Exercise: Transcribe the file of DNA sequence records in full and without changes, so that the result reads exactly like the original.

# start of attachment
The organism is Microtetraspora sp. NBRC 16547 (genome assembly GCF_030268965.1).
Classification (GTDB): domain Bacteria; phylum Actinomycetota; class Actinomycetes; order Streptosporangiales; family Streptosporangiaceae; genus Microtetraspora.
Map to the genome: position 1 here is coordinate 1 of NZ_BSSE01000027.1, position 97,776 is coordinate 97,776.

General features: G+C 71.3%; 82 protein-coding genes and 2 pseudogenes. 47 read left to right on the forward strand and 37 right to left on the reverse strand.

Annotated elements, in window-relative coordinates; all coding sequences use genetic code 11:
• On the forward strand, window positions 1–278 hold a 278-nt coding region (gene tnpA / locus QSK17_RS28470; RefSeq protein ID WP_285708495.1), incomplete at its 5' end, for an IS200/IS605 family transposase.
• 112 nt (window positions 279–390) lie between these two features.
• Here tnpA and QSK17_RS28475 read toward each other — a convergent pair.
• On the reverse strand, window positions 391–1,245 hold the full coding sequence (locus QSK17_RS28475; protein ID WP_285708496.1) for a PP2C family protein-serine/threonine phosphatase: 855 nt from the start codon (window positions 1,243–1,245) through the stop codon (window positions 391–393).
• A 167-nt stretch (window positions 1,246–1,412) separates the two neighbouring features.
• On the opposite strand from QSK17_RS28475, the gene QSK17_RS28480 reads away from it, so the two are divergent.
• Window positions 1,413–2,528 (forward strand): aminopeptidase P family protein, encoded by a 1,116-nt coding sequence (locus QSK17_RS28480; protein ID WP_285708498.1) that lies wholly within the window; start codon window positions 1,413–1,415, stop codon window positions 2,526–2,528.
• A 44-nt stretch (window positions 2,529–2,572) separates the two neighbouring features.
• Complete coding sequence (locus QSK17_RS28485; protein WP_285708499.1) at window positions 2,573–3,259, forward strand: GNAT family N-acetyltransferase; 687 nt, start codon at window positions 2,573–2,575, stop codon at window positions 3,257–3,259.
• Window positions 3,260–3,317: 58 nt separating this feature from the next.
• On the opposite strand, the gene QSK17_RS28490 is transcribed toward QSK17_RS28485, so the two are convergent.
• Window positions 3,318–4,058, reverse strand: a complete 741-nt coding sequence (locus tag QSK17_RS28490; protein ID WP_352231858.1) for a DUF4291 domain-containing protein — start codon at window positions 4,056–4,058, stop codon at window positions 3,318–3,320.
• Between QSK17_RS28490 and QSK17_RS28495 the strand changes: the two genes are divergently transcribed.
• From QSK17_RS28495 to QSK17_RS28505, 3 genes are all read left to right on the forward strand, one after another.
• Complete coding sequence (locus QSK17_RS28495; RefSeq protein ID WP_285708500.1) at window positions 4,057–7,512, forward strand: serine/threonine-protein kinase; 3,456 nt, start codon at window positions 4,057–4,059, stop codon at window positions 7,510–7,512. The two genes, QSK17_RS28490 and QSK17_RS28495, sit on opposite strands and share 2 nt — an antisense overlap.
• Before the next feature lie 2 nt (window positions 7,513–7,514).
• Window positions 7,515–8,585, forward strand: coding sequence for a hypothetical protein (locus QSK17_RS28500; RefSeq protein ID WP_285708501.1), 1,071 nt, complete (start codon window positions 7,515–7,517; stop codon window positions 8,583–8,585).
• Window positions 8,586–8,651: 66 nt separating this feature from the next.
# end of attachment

The organism is Microtetraspora sp. NBRC 16547 (genome assembly GCF_030268965.1).
Classification (GTDB): domain Bacteria; phylum Actinomycetota; class Actinomycetes; order Streptosporangiales; family Streptosporangiaceae; genus Microtetraspora.
Map to the genome: position 1 here is coordinate 1 of NZ_BSSE01000027.1, position 97,776 is coordinate 97,776.

General features: G+C 71.3%; 82 protein-coding genes and 2 pseudogenes. 47 read left to right on the forward strand and 37 right to left on the reverse strand.

Annotated elements, in window-relative coordinates; all coding sequences use genetic code 11:
• On the forward strand, window positions 1–278 hold a 278-nt coding region (gene tnpA / locus QSK17_RS28470; RefSeq protein ID WP_285708495.1), incomplete at its 5' end, for an IS200/IS605 family transposase.
• 112 nt (window positions 279–390) lie between these two features.
• Here tnpA and QSK17_RS28475 read toward each other — a convergent pair.
• On the reverse strand, window positions 391–1,245 hold the full coding sequence (locus QSK17_RS28475; protein ID WP_285708496.1) for a PP2C family protein-serine/threonine phosphatase: 855 nt from the start codon (window positions 1,243–1,245) through the stop codon (window positions 391–393).
• A 167-nt stretch (window positions 1,246–1,412) separates the two neighbouring features.
• On the opposite strand from QSK17_RS28475, the gene QSK17_RS28480 reads away from it, so the two are divergent.
• Window positions 1,413–2,528 (forward strand): aminopeptidase P family protein, encoded by a 1,116-nt coding sequence (locus QSK17_RS28480; protein ID WP_285708498.1) that lies wholly within the window; start codon window positions 1,413–1,415, stop codon window positions 2,526–2,528.
• A 44-nt stretch (window positions 2,529–2,572) separates the two neighbouring features.
• Complete coding sequence (locus QSK17_RS28485; protein WP_285708499.1) at window positions 2,573–3,259, forward strand: GNAT family N-acetyltransferase; 687 nt, start codon at window positions 2,573–2,575, stop codon at window positions 3,257–3,259.
• Window positions 3,260–3,317: 58 nt separating this feature from the next.
• On the opposite strand, the gene QSK17_RS28490 is transcribed toward QSK17_RS28485, so the two are convergent.
• Window positions 3,318–4,058, reverse strand: a complete 741-nt coding sequence (locus tag QSK17_RS28490; protein ID WP_352231858.1) for a DUF4291 domain-containing protein — start codon at window positions 4,056–4,058, stop codon at window positions 3,318–3,320.
• Between QSK17_RS28490 and QSK17_RS28495 the strand changes: the two genes are divergently transcribed.
• From QSK17_RS28495 to QSK17_RS28505, 3 genes are all read left to right on the forward strand, one after another.
• Complete coding sequence (locus QSK17_RS28495; RefSeq protein ID WP_285708500.1) at window positions 4,057–7,512, forward strand: serine/threonine-protein kinase; 3,456 nt, start codon at window positions 4,057–4,059, stop codon at window positions 7,510–7,512. The two genes, QSK17_RS28490 and QSK17_RS28495, sit on opposite strands and share 2 nt — an antisense overlap.
• Before the next feature lie 2 nt (window positions 7,513–7,514).
• Window positions 7,515–8,585, forward strand: coding sequence for a hypothetical protein (locus QSK17_RS28500; RefSeq protein ID WP_285708501.1), 1,071 nt, complete (start codon window positions 7,515–7,517; stop codon window positions 8,583–8,585).
• Window positions 8,586–8,651: 66 nt separating this feature from the next.